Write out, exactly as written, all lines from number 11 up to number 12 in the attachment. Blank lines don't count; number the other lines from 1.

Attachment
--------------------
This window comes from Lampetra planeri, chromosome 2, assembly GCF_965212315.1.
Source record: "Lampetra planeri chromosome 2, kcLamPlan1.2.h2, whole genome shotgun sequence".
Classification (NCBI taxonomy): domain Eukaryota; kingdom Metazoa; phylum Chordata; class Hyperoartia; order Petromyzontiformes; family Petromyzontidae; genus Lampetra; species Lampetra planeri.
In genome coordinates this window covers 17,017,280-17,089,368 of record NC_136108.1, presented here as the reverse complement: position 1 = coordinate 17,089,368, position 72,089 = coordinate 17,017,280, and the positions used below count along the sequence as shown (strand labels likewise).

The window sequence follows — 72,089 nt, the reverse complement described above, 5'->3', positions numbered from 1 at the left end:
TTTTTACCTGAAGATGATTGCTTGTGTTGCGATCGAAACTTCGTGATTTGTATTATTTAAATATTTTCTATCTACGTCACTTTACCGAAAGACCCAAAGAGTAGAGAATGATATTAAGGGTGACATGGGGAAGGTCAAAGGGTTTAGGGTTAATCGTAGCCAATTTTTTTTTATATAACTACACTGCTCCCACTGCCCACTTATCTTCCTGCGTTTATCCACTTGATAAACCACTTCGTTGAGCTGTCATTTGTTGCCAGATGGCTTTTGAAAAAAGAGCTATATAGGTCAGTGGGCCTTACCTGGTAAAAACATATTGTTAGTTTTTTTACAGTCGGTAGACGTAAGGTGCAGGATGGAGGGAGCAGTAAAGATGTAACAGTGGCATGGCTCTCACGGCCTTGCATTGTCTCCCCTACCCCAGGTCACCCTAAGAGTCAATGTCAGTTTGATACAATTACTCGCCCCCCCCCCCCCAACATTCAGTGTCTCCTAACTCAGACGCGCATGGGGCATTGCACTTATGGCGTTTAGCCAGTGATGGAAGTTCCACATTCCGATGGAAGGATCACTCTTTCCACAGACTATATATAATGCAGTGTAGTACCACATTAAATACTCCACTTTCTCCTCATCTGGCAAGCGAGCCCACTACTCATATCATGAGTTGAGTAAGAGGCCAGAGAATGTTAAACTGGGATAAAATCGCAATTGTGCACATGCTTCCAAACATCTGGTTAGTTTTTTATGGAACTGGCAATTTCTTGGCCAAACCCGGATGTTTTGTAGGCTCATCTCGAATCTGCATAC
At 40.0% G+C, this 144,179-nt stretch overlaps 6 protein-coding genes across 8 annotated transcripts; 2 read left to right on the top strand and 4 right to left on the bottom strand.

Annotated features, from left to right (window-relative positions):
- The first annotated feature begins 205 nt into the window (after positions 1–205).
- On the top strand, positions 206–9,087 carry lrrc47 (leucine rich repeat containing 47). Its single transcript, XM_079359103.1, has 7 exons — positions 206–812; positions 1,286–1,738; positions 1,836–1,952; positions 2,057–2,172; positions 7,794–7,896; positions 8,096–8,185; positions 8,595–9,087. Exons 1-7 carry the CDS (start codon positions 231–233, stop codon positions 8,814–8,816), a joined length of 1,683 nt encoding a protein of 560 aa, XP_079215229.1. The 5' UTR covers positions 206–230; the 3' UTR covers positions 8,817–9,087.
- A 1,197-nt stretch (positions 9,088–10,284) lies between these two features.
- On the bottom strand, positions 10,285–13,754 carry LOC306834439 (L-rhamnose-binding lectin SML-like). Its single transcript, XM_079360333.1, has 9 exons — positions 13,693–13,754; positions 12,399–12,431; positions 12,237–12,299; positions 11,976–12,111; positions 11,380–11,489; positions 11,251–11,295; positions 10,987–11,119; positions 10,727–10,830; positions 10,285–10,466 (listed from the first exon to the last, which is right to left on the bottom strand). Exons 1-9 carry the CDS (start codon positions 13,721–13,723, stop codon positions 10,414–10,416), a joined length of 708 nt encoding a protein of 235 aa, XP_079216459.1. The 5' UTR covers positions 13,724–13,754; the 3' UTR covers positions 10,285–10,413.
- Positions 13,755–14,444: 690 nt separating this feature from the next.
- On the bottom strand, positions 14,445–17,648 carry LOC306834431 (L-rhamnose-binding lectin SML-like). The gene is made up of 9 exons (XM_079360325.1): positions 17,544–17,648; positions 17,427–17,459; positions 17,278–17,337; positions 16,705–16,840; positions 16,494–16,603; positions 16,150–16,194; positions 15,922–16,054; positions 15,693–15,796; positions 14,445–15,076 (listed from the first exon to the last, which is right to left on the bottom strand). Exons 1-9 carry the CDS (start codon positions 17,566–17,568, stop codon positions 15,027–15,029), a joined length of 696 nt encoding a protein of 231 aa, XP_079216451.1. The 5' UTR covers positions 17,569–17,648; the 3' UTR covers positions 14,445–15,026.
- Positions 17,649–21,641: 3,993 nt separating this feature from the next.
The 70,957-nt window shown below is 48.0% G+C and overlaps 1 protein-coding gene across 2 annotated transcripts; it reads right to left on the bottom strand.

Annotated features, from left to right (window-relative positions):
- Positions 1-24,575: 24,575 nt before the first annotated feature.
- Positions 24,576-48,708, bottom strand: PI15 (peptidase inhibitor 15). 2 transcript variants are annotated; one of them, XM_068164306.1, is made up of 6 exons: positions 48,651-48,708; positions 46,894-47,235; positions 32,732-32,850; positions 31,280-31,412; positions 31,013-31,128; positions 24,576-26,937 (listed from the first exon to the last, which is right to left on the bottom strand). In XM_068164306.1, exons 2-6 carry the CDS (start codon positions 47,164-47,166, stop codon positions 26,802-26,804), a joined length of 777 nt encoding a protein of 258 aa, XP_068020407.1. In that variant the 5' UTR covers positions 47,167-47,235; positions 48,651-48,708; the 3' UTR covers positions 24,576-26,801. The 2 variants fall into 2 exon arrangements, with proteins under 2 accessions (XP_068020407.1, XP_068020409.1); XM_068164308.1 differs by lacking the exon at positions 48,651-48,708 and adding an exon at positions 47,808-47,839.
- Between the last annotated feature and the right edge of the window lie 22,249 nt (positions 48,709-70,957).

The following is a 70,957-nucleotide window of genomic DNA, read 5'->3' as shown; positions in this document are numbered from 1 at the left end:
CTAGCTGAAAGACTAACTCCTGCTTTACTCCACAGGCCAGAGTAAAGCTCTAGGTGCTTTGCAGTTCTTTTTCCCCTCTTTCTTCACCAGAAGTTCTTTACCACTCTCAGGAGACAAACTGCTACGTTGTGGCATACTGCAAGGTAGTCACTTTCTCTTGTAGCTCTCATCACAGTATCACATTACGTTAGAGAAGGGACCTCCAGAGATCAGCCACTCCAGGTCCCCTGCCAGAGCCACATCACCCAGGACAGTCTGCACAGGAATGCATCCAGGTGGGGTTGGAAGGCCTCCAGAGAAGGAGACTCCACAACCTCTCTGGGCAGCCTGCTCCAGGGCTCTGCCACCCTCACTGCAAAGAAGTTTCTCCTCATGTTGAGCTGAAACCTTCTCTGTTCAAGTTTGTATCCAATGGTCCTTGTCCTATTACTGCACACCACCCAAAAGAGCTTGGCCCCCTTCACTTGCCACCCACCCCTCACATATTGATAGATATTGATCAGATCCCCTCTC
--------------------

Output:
- A 1,197-nt stretch (positions 9,088–10,284) lies between these two features.
- On the bottom strand, positions 10,285–13,754 carry LOC306834439 (L-rhamnose-binding lectin SML-like). Its single transcript, XM_079360333.1, has 9 exons — positions 13,693–13,754; positions 12,399–12,431; positions 12,237–12,299; positions 11,976–12,111; positions 11,380–11,489; positions 11,251–11,295; positions 10,987–11,119; positions 10,727–10,830; positions 10,285–10,466 (listed from the first exon to the last, which is right to left on the bottom strand). Exons 1-9 carry the CDS (start codon positions 13,721–13,723, stop codon positions 10,414–10,416), a joined length of 708 nt encoding a protein of 235 aa, XP_079216459.1. The 5' UTR covers positions 13,724–13,754; the 3' UTR covers positions 10,285–10,413.